Omaha Sen. Megan Hunt believed the votes were within her grasp to advance a bill from first-round debate that would allow food assistance for people who had lifetime bans from the benefit because of drug convictions.
In the end, they weren't.
She had counted 37 senators that would vote to break a filibuster on the bill (LB169). Thirty-three were needed. But Wednesday, nine of those yes votes fell away by the time six hours' total debate time had elapsed.
"I guess you just have to take some inventory of who can be straight with you and who can't, and just remember that going forward," Hunt said after the 28-16 vote, in which five senators were present not voting.
The cloture vote failed, even with a compromise amendment she worked through with opponents that would have disallowed SNAP, or food assistance, benefits for those convicted of dealing drugs and those with three or more drug convictions. Opponents had indicated they just couldn't allow the benefits for drug dealers or addicts.
In the end, neither of the two senators who worked with Hunt on fashioning that compromise amendment — Sen. John Arch of La Vista and Lincoln Sen. Suzanne Geist — gave her an affirmative vote.
The two were present not voting on the cloture motion to stop the filibuster and allow a vote on the amendment and then the bill. Geist said she did not vote on the motion because she was "frustrated with the process." She refused to comment further.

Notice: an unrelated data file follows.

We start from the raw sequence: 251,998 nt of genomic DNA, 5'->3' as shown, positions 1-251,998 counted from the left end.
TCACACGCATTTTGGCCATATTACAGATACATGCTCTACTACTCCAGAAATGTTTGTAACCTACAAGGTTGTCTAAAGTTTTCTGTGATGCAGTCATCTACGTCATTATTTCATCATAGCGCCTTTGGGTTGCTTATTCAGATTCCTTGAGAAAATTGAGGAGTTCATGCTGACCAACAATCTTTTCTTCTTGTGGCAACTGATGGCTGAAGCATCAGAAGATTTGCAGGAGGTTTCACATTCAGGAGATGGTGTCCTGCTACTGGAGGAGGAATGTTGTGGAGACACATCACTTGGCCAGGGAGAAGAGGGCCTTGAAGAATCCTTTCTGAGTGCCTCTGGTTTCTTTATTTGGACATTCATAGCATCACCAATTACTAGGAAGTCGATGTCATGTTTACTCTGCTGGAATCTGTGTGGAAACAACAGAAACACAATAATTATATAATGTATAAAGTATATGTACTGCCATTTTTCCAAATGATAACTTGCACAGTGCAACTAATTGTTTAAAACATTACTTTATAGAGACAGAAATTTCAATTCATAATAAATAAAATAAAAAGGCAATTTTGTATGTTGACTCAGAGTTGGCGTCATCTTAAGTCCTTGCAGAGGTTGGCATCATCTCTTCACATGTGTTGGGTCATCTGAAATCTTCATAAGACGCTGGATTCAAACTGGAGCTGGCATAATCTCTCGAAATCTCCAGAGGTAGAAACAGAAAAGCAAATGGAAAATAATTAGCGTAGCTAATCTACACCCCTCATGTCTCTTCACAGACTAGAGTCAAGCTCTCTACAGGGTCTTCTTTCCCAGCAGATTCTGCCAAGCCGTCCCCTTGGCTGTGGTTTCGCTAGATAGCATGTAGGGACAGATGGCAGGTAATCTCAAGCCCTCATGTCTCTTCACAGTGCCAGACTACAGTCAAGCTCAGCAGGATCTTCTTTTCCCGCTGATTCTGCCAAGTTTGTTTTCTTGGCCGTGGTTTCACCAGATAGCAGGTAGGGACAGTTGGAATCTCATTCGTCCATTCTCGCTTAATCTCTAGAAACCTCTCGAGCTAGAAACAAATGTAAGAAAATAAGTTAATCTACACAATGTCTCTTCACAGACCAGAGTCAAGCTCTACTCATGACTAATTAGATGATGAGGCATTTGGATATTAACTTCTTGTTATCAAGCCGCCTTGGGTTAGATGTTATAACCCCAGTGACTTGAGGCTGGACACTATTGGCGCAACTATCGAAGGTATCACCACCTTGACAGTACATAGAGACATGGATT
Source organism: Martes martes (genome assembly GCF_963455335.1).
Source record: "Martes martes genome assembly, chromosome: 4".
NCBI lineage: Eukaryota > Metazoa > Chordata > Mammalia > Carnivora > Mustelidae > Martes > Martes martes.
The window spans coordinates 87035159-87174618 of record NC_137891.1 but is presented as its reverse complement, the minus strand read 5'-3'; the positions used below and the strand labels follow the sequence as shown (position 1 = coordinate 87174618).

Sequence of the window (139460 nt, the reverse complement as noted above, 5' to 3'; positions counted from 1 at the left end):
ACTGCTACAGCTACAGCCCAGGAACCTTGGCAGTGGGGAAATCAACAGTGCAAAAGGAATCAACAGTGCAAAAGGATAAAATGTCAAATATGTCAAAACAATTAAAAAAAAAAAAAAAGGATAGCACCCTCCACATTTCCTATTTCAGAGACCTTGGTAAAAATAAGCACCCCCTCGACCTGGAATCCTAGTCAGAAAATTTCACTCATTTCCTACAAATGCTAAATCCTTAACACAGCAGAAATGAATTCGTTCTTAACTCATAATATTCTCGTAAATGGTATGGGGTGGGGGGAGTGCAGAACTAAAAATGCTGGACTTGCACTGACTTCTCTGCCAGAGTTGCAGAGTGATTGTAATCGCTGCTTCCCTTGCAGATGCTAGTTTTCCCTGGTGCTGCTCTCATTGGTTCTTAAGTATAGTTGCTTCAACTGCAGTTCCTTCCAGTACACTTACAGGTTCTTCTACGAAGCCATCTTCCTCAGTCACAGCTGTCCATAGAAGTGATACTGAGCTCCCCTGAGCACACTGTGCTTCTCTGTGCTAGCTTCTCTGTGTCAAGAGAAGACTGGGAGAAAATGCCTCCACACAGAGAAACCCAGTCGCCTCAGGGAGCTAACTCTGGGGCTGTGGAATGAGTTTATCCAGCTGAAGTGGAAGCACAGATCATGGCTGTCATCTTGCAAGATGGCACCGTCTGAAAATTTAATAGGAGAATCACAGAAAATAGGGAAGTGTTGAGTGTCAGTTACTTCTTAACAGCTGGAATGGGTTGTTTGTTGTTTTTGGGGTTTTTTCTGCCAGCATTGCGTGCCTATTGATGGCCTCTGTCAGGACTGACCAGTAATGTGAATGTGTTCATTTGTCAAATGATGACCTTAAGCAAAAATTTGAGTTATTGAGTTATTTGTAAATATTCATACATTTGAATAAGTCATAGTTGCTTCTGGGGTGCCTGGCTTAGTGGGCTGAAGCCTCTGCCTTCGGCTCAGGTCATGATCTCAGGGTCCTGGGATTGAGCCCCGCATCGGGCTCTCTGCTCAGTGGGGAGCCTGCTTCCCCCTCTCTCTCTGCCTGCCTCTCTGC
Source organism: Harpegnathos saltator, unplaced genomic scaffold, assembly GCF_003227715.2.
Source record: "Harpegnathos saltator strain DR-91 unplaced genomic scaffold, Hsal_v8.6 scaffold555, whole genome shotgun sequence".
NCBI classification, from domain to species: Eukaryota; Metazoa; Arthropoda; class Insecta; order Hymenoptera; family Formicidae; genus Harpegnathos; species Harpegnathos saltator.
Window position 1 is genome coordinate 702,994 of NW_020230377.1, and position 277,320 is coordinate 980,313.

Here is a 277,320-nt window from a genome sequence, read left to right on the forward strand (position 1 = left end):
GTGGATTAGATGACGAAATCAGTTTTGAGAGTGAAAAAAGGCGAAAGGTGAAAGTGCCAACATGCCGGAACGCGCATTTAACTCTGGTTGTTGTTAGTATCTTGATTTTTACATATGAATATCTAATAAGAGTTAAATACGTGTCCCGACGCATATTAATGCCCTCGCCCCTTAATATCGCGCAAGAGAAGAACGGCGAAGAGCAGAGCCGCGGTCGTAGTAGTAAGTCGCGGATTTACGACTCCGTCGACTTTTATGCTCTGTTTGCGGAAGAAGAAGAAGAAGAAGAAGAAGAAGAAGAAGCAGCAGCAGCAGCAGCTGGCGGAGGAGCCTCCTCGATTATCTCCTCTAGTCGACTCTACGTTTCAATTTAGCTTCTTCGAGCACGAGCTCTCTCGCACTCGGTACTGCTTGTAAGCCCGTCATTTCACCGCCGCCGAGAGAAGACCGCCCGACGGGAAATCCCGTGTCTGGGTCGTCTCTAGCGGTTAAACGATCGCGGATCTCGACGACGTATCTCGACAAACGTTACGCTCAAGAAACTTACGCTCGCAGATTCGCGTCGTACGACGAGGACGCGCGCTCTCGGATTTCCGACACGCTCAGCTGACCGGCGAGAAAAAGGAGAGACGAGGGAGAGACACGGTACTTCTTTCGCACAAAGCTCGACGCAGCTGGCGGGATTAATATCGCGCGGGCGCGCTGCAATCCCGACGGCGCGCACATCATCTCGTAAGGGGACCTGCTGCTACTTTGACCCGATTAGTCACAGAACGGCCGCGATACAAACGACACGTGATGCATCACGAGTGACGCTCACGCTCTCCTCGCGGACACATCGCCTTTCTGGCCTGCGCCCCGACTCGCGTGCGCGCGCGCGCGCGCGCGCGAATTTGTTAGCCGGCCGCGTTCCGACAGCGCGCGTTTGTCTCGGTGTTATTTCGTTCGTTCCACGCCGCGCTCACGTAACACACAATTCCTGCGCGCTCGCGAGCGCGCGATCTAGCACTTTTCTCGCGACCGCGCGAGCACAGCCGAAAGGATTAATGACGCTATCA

Hunt said she was proud of the good faith efforts she herself made to work with people of different ideological backgrounds to find a compromise.
"I think that everything else that happened was just politics," she said.
Senators should always make decisions based on policy, not personalities, she added.
During the debate, Omaha Sen. Steve Lathrop reminded senators they were in the Legislature to make policy on some serious issues. He indicated some senators were worried about how a yes vote might be held against them at re-election time.
"At the end of the day, this isn't about the next election cycle and what's going to look good on a mailer," he said.
"We have an honest-to-god crisis in our Department of Corrections ... and the people that stand up and say 'drug addicts don't deserve SNAP' are missing an opportunity to have a conversation about a crisis facing this state."
The prisons have hit 163 percent of design capacity, he said, and a lawsuit has been filed by inmates on conditions in those prisons. And now senators have a bill that could address recidivism and prison crowding.
The choice is giving former prisoners an opportunity to succeed, or seeing them go back to prison and contribute to more overcrowding, he said.
His office shared a 2018 study by Cody Tuttle of the University of Maryland, College Park, that showed denying drug offenders SNAP benefits increased their likelihood of going back to prison. That increase in recidivism, the study concluded, is driven by crimes that have a monetary motive, such as property crimes and selling drugs, rather than drug possession or violent crimes.
But Sen. John Lowe of Kearney was not buying his argument.
"Really? How does this help?" he said. "If we give them SNAP, free food, will they not still be drug addicts? ... We need to give them work. There is work out there now."
Work will give them another chance, he said. SNAP is not a chance, just another handout.
"Let's not suppress them anymore with government benefits," he said.